Sixteen years ago, a surreal little animated show known as ‘Samurai Jack’ graced our television screens and immediately differentiated itself from many of its contemporaries by boasting stylized animation, great storytelling, memorable characters, weird yet wonderfully crafted locales, a noble protagonist with ever so few words and a threatening yet oddly fun antagonist. This show went on for four seasons, during which it garnered favorable reception from critics and fans alike and then it came to an end. Jack’s journey was left incomplete and many people wondered for years whether he would ever come to realize his goal, however those doubts were finally put to rest as after almost thirteen years since the show last aired, Jack is back for one last season to close the tale on his epic journey.

Don’t get to used to this look

Fifty years have passed in the show’s world since we last saw Jack and the long period of time has taken a toll on our hero. Broken, without hope and no sword, he’s in a rough spot (to say the least) as the first episode opens up but over the course of the season, he is propelled to regain what he had once lost and his final quest provides an incredible tale for us to witness. This season is the first and only of ‘Samurai Jack’ to abandon its episodic format and follow through with a season long arc. Though only ten episodes in length, the writers manage to weave together a strong and compelling narrative and though the pacing (mostly towards the latter half of the season) and story beats may falter at times, the overall quality and execution of its story-line remains topnotch and consistent all through its run.


Jack has suffered a lot during these fifty years which has caused him to lose faith in himself and his way. He is in far more pain and anguish than he had ever been before but this Jack is still the one we once knew and as such even with all that’s happened he still retains a lot of the qualities that made him such an endearing character during previous seasons. This season sees him try to get back not just his sword but also the man he once was and reaffirm his mission. But though the show may be called ‘Samurai Jack’, this time we have another person in the central role, one of the ‘Daughters of Aku’, Ashi.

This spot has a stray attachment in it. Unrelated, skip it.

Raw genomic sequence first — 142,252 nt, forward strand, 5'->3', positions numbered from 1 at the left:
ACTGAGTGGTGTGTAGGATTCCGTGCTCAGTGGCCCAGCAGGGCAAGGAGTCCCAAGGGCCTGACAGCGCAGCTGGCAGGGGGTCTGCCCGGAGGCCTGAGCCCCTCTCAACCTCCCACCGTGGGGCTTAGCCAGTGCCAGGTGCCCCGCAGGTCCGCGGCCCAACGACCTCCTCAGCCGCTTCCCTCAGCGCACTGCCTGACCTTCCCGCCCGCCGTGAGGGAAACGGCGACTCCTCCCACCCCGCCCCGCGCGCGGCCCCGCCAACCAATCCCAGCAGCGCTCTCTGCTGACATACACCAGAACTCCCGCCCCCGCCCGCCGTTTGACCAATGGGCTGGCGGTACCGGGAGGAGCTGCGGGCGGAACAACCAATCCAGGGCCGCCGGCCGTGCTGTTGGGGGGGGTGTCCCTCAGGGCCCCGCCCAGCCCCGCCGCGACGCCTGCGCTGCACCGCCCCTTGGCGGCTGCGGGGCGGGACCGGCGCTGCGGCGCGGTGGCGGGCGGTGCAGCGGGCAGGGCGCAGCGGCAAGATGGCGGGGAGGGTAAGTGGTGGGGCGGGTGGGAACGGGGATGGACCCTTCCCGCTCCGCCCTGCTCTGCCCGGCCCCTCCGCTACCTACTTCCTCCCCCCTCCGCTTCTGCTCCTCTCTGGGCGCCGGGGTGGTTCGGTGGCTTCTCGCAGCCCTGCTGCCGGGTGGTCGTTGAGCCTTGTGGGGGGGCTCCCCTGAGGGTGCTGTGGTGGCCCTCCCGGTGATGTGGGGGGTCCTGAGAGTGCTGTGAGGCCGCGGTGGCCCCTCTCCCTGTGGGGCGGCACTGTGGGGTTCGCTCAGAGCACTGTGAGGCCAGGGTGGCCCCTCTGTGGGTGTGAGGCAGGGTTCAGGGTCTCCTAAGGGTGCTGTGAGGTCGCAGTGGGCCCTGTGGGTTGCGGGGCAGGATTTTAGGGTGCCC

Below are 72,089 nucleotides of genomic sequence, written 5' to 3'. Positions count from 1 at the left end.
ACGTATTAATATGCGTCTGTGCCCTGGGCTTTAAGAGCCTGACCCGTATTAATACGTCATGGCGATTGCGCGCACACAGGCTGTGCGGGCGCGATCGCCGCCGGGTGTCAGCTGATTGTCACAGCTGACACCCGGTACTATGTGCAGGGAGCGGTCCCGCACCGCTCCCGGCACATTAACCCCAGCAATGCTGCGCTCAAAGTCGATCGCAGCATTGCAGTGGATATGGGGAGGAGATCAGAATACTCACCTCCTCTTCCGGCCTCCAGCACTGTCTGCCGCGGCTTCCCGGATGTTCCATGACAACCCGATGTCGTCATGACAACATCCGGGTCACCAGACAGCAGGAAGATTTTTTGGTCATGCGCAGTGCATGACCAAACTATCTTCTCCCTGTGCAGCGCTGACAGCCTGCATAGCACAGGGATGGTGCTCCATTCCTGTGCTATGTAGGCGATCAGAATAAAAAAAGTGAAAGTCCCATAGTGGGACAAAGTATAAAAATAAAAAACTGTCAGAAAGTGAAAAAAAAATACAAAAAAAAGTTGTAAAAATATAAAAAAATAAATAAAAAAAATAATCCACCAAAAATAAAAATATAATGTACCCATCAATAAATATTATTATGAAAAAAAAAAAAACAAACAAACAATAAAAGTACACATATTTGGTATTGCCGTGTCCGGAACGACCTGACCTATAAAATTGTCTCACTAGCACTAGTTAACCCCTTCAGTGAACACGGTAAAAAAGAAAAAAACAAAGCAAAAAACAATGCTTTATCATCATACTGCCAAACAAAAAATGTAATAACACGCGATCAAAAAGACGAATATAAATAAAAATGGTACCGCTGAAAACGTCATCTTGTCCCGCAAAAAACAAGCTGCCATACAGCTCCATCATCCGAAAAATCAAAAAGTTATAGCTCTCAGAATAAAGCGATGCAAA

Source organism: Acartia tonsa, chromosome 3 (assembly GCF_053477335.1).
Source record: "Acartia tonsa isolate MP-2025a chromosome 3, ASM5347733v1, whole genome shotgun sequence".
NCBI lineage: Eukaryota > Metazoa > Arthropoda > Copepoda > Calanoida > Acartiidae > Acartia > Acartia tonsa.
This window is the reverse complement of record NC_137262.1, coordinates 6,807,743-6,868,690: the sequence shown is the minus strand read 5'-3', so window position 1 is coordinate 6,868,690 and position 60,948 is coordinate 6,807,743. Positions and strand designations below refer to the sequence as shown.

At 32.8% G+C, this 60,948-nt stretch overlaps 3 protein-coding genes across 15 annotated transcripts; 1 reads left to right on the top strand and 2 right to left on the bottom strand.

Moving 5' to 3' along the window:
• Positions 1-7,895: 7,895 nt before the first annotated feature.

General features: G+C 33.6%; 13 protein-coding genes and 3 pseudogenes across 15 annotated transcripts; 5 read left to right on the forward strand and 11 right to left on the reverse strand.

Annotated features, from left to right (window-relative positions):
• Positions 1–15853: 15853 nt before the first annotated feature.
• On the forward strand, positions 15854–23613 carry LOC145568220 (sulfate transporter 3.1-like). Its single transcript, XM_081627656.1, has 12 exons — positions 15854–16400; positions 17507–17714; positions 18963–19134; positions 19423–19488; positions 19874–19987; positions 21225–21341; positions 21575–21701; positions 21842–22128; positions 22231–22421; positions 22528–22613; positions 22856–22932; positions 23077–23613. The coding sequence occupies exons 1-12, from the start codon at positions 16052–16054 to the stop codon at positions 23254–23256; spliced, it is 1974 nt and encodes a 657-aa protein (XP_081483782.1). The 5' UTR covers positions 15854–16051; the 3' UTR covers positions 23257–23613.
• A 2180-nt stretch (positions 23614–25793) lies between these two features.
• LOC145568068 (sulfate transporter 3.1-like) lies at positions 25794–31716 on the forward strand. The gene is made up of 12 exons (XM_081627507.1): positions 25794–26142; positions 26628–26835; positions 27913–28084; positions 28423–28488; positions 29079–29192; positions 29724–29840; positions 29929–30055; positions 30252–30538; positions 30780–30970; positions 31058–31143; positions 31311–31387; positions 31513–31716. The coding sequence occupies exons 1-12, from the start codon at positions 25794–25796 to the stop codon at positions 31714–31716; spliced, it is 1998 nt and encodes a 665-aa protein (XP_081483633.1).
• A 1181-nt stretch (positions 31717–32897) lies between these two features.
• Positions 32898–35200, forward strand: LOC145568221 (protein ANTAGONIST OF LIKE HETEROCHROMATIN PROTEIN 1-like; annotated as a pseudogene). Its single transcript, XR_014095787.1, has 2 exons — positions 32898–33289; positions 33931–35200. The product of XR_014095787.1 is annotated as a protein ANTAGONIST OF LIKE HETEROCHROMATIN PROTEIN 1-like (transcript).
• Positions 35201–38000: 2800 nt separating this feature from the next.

Ashi was only introduced this season but has nonetheless steadily climbed her way up as one of the best characters in the show. A fierce fighter with a strong willed persona, she starts off her journey on a misguided path but as the season progresses, she is able to see the light through her encounter with the samurai which leads her down a path of self-realization and a strengthened confidence in who she is. Both of them have wonderfully executed character arcs and their chemistry and bond with each other make up the heart of this season.

Jack looks good with a beard

Due to Ashi’s introduction and the overall plot of the season, Aku, the shape-shifting master of darkness, doesn’t really get much screen-time this go around but is absolutely wonderful (and often hilarious) in each of the scenes that he’s in. The season also bring back many of the characters Jack had aided throughout his journey thus far and also introduces us toBest villain of 2017', Scaramouche (BABE!). To put it simply, the show’s grasp of its characters and narrative is as strong as it always has been.

Beautiful as Always

Samurai Jack is a show that has always been praised for its beautiful artwork and slick animation and as such its move to HD has only served to highlight these qualities. The soundtrack this season has has also been on point throughout with ‘Episode 2' being a particular peak in this area. The voice acting is similarly splendid with Phil LaMarr, reprising is role as Jack, and Tara Strong as Ashi both delivering strong performances as the season’s main duo. Mako Iwamatsu, the voice of Aku in the previous seasons has sadly, passed away but his replacement, Greg Baldwin does a fantastic job in the role, managing to perfectly capture Aku’s malicious yet entertaining demeanor.

The End has come

Fifty years have passed in Jack’s world and thirteen in ours, yet nothing has really changed. ‘Samurai Jack’ proved itself to be an incredible piece of animated television when it first came to be and now it has finally come to a heartfelt conclusion, holding strong to all the things that have made it great through the years. This final season was a testament to the show’s strengths and whether you’ve never heard of Jack’s tale or are filled with countless wonderful memories of its stellar episodes from your childhood (like me), this is a show worthy of your time and I wholeheartedly recommend it to all who read this piece.

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